Development and Dissent: The China vs India Story

BY MAITREYA BHAKAL
Apr 21, 2010

While the Chinese government prefers development over human rights, the Indian government, while guaranteeing these rights, neglects development.

 

Two Uyghur women pass Chinese paramilitary policemen standing guard outside the Grand Bazaar in the Uyghur district of Urumqi in China's Xinjiang region in July.

Two Uyghur women pass Chinese paramilitary policemen standing guard outside the Grand Bazaar in the Uyghur district of Urumqi in China's Xinjiang region in July.

 

Both India and China face the problems of separatism. Indian Naxalite movements and the recent riots and uprisings in Xinjiang and Tibet further highlight the need for respective governments to tackle the issue seriously.

Whoever might have been guilty of masterminding the riots and uprisings in China, the fact remains that none of the accused parties can claim that there is a lack of economic development in the minority regions. This is in stark contrast to India, where the government itself has admitted that the lack of development is the main cause of the Naxal menace. The Indian government neglected those resource-rich regions for years, and is now paying the price. Now, when the government sanctions any big project in the region, then the local tribal population accuses it of "playing into the hands of multinationals".

...it is clear that the Chinese government doesn't give as much importance to religion as it does to development. This is in stark contrast to India, where theirs is complete religious freedom and freedom of speech but where the government has continuously neglected the development of tribal areas – hence the unrest against it.

By contrast, the Chinese government has put a greater emphasis on economic development and has restricted religious freedom. Hence, whatever be the cause of the riots (religious restrictions or outside interference), it is clear that the Chinese government doesn't give as much importance to religion as it does to development. This is in stark contrast to India, where theirs is complete religious freedom and freedom of speech, but where the government has continuously neglected the development of tribal areas – hence the unrest against it.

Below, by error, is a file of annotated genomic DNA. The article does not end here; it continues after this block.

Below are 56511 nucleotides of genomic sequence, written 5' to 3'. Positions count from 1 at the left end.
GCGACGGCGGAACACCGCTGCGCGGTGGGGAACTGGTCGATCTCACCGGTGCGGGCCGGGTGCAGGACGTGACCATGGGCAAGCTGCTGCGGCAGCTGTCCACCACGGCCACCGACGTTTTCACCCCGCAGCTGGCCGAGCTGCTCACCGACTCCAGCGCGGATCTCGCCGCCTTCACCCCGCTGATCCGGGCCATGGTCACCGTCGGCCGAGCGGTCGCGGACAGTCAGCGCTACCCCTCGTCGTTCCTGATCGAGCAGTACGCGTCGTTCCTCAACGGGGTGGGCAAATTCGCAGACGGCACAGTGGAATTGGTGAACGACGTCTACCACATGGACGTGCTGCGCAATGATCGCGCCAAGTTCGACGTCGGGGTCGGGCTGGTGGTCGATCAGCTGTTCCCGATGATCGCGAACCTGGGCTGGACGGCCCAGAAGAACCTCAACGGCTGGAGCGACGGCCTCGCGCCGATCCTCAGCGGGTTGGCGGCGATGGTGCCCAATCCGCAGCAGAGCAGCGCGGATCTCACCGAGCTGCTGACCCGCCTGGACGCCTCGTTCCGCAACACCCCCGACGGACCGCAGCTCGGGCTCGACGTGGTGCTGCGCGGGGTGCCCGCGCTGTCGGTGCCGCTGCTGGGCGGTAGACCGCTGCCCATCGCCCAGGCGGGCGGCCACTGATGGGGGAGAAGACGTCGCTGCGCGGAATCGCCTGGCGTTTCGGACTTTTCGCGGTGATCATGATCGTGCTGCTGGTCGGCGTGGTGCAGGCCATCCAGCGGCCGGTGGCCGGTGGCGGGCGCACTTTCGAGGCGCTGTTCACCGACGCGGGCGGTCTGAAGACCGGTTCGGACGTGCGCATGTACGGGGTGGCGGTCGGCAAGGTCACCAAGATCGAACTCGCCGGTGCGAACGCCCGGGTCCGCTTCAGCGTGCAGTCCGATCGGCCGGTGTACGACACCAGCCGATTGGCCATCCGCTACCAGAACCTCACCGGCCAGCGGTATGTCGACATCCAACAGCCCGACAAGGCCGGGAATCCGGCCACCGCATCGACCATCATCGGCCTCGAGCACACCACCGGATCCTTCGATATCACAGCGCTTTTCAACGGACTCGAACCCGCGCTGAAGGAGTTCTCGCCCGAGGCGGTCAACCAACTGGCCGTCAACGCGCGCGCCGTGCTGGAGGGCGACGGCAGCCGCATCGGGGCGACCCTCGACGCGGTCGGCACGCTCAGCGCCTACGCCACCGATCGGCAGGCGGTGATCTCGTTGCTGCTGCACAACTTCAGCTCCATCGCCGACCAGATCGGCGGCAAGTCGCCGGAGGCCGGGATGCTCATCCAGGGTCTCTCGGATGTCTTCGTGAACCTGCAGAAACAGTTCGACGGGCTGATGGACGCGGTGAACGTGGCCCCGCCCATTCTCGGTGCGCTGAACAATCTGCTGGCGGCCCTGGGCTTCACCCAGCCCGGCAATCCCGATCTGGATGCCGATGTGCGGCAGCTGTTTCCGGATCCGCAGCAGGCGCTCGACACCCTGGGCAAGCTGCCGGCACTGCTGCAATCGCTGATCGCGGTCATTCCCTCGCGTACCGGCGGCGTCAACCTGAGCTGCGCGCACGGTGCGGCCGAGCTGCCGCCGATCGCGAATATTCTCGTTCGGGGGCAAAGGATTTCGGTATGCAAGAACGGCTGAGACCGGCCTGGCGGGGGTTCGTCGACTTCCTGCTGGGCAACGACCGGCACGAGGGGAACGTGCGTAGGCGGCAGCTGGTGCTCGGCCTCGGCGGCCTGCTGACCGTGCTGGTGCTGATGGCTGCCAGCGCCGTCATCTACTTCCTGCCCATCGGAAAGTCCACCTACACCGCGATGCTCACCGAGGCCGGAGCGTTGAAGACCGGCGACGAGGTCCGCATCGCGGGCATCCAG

And herein lies one of the many differences in these two governments' approaches. China thinks (in the words of the western media) it can “buy” stability with development. A recent conference on Tibet in Beijing concluded with the decision that economic development in Tibet will ensure stability. While the Chinese government often speaks of “social stability” and “harmonious society” (President Hu's catchphrase) as two of its main goals, it seems that the only goal of the Indian government is to win elections. In the words of Pallavi Aiyar,

"In India legitimacy is derived from process while in China, it’s increasingly drawn from performance. In India, the process of getting elected and the fact that citizens participate actively in the political process provides governments with their legitimacy. Ironically, the result is that once in power performance is not always as important for a government as the fact of having been elected. In other words the means (of getting elected) become more important than the end (of good governance as defined by delivery of public goods etc)"

In other words, while the Chinese government thinks that its duty is to deliver growth, the Indian government thinks that its duty is simply to win elections.

China believes that economic development in minority regions will bring social stability (and has refused to negotiate with the World Uyghur Congress), while the Indian government believes that the right to free speech will ensure social stability; and has offered to talk with the Naxals if they abjure violence.

Most Chinese have so far been largely happy with this tradeoff between better standards of living and human rights. While the Indian public and media are proud of their democratic values (The Indian PM, comparing India with China, said, "Unlike China, India has growth with values"), they lament their government's inability to deliver growth and improve living standards. For example, India has more people owning a mobile phone than access to a proper toilet.

Hence, while the Chinese government prefers development over human rights (like freedom of religion and speech), the Indian government, while guaranteeing these rights, neglects development – it would not be an over exaggeration to say that it in fact uses these rights as an excuse to neglect its performance. The standard excuse given is (with even the Home minister P. Chidambaram saying this in an interview) that "if you don't like the government, just throw them out and elect a new one", conveniently ignoring the fact that successive governments have neglected developing tribal areas, regardless of political affiliation. The Naxal movement's origins can be traced back to 1967. Hence, it can be argued that the Indian government uses political rights as an excuse to neglect development; the Chinese government uses development as an excuse to neglect political rights.

However, if the respective governments combined these two extreme approaches, then they will be in a better position to address their respective problems.

In simple terms, the Chinese government believes that it deserves to be in power because it has developed the country; the Indian Government believes it deserves to be in power simply because the people have voted for it.

 

Maitreya Bhakal also blogs at India’s China blog

 

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